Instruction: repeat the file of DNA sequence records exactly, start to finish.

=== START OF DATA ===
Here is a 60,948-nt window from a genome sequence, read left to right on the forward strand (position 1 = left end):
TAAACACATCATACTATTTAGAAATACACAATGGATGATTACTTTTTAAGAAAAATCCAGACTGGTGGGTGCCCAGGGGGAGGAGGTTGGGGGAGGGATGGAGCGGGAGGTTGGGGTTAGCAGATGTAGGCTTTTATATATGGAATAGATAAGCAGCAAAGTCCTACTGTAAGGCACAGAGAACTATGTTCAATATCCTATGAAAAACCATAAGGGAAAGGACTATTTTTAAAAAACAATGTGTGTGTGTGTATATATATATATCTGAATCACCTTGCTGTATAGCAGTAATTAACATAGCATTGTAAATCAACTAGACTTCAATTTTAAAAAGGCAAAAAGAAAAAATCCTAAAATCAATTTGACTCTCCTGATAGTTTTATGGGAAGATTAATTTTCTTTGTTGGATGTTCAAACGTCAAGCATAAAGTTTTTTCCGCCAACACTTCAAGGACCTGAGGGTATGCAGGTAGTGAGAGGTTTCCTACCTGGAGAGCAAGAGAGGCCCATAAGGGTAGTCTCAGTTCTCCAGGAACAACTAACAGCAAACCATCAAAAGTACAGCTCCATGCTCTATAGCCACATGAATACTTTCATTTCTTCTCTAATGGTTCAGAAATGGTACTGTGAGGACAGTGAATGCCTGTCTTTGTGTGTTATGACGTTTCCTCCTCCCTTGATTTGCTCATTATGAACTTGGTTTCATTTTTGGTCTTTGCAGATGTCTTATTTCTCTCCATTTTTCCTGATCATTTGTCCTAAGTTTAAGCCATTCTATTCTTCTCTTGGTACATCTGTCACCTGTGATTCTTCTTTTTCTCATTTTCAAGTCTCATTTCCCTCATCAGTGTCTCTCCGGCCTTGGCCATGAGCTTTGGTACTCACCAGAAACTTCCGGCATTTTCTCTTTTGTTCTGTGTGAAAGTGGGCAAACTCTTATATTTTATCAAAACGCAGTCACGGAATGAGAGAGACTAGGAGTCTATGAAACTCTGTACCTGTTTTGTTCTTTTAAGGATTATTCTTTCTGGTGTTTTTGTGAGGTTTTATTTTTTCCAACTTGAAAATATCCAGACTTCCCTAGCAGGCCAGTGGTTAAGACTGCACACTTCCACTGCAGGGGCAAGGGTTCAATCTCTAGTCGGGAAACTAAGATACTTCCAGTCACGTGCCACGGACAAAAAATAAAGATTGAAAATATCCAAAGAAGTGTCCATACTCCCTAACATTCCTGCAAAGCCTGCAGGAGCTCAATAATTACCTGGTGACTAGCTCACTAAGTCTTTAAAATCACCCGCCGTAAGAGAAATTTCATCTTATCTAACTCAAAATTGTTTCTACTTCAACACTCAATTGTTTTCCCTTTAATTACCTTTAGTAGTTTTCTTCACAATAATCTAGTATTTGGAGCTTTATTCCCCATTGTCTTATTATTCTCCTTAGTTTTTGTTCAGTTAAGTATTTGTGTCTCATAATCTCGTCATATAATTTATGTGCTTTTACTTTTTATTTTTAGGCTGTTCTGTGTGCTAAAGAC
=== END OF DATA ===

Here is a 60,948-nt window from a genome sequence, read left to right on the forward strand (position 1 = left end):
TAAACACATCATACTATTTAGAAATACACAATGGATGATTACTTTTTAAGAAAAATCCAGACTGGTGGGTGCCCAGGGGGAGGAGGTTGGGGGAGGGATGGAGCGGGAGGTTGGGGTTAGCAGATGTAGGCTTTTATATATGGAATAGATAAGCAGCAAAGTCCTACTGTAAGGCACAGAGAACTATGTTCAATATCCTATGAAAAACCATAAGGGAAAGGACTATTTTTAAAAAACAATGTGTGTGTGTGTATATATATATATCTGAATCACCTTGCTGTATAGCAGTAATTAACATAGCATTGTAAATCAACTAGACTTCAATTTTAAAAAGGCAAAAAGAAAAAATCCTAAAATCAATTTGACTCTCCTGATAGTTTTATGGGAAGATTAATTTTCTTTGTTGGATGTTCAAACGTCAAGCATAAAGTTTTTTCCGCCAACACTTCAAGGACCTGAGGGTATGCAGGTAGTGAGAGGTTTCCTACCTGGAGAGCAAGAGAGGCCCATAAGGGTAGTCTCAGTTCTCCAGGAACAACTAACAGCAAACCATCAAAAGTACAGCTCCATGCTCTATAGCCACATGAATACTTTCATTTCTTCTCTAATGGTTCAGAAATGGTACTGTGAGGACAGTGAATGCCTGTCTTTGTGTGTTATGACGTTTCCTCCTCCCTTGATTTGCTCATTATGAACTTGGTTTCATTTTTGGTCTTTGCAGATGTCTTATTTCTCTCCATTTTTCCTGATCATTTGTCCTAAGTTTAAGCCATTCTATTCTTCTCTTGGTACATCTGTCACCTGTGATTCTTCTTTTTCTCATTTTCAAGTCTCATTTCCCTCATCAGTGTCTCTCCGGCCTTGGCCATGAGCTTTGGTACTCACCAGAAACTTCCGGCATTTTCTCTTTTGTTCTGTGTGAAAGTGGGCAAACTCTTATATTTTATCAAAACGCAGTCACGGAATGAGAGAGACTAGGAGTCTATGAAACTCTGTACCTGTTTTGTTCTTTTAAGGATTATTCTTTCTGGTGTTTTTGTGAGGTTTTATTTTTTCCAACTTGAAAATATCCAGACTTCCCTAGCAGGCCAGTGGTTAAGACTGCACACTTCCACTGCAGGGGCAAGGGTTCAATCTCTAGTCGGGAAACTAAGATACTTCCAGTCACGTGCCACGGACAAAAAATAAAGATTGAAAATATCCAAAGAAGTGTCCATACTCCCTAACATTCCTGCAAAGCCTGCAGGAGCTCAATAATTACCTGGTGACTAGCTCACTAAGTCTTTAAAATCACCCGCCGTAAGAGAAATTTCATCTTATCTAACTCAAAATTGTTTCTACTTCAACACTCAATTGTTTTCCCTTTAATTACCTTTAGTAGTTTTCTTCACAATAATCTAGTATTTGGAGCTTTATTCCCCATTGTCTTATTATTCTCCTTAGTTTTTGTTCAGTTAAGTATTTGTGTCTCATAATCTCGTCATATAATTTATGTGCTTTTACTTTTTATTTTTAGGCTGTTCTGTGTGCTAAAGAC